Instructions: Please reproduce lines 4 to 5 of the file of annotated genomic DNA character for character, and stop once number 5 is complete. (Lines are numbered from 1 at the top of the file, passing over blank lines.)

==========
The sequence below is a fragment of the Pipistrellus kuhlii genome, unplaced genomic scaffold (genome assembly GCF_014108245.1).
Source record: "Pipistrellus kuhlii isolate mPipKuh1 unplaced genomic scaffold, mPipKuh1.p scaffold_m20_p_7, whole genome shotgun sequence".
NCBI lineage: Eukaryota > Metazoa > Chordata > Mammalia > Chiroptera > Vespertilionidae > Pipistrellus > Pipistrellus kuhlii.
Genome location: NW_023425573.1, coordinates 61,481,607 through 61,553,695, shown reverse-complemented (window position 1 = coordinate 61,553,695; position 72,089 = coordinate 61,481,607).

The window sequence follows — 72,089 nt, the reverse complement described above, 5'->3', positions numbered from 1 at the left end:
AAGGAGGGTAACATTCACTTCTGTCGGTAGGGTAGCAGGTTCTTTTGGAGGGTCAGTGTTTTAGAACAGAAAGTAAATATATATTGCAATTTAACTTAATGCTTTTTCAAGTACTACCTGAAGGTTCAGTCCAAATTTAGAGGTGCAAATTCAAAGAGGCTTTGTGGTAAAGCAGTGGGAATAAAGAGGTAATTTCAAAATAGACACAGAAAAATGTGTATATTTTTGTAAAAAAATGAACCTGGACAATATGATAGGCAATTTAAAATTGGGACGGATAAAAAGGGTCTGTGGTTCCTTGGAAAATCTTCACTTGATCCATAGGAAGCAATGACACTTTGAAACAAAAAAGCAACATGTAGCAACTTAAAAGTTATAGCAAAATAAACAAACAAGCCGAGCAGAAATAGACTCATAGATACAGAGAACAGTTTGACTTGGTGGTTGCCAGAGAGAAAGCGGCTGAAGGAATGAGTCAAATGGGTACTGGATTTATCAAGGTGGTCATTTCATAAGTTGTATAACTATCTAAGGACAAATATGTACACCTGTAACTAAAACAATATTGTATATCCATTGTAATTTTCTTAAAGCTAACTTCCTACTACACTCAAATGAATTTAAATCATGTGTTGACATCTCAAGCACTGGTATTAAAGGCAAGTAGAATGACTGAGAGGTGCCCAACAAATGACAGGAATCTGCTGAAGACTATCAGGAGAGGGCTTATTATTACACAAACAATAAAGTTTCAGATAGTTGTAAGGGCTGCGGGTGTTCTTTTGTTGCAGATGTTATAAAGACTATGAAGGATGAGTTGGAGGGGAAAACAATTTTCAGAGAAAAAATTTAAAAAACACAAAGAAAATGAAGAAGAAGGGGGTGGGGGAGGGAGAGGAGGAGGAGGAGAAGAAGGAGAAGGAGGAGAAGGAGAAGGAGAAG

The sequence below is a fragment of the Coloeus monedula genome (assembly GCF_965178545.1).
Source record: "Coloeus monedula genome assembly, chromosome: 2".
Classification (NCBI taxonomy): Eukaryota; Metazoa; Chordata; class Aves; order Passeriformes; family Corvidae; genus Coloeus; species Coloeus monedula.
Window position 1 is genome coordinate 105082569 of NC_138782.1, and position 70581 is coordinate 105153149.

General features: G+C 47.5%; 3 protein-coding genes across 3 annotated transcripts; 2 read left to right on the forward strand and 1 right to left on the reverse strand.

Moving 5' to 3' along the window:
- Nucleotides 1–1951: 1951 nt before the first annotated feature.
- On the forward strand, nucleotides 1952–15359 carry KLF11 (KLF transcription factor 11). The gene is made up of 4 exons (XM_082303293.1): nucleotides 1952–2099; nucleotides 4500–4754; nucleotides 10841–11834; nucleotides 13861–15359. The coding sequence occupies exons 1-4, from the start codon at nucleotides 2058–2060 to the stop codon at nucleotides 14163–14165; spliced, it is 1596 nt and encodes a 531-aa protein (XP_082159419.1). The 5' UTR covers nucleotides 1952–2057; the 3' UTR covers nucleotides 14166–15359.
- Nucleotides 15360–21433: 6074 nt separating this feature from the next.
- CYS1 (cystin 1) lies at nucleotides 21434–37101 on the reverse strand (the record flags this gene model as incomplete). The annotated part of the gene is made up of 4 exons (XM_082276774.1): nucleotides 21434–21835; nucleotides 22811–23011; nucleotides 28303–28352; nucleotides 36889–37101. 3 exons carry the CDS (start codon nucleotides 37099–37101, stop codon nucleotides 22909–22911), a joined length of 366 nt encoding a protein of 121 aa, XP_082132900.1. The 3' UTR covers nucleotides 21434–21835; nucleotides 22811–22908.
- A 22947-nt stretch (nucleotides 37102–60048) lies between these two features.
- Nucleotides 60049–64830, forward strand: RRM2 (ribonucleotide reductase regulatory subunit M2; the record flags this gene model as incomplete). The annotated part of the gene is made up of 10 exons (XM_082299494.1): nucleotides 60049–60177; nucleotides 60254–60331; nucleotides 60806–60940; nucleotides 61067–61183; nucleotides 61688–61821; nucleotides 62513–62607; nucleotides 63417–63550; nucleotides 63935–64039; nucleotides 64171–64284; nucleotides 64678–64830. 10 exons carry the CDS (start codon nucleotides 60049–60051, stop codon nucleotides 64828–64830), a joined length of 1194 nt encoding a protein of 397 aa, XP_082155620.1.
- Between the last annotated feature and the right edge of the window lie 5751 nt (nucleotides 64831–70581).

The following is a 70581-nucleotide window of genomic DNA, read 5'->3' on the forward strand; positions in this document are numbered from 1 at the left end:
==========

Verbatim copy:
Genome location: NW_023425573.1, coordinates 61,481,607 through 61,553,695, shown reverse-complemented (window position 1 = coordinate 61,553,695; position 72,089 = coordinate 61,481,607).

The window sequence follows — 72,089 nt, the reverse complement described above, 5'->3', positions numbered from 1 at the left end: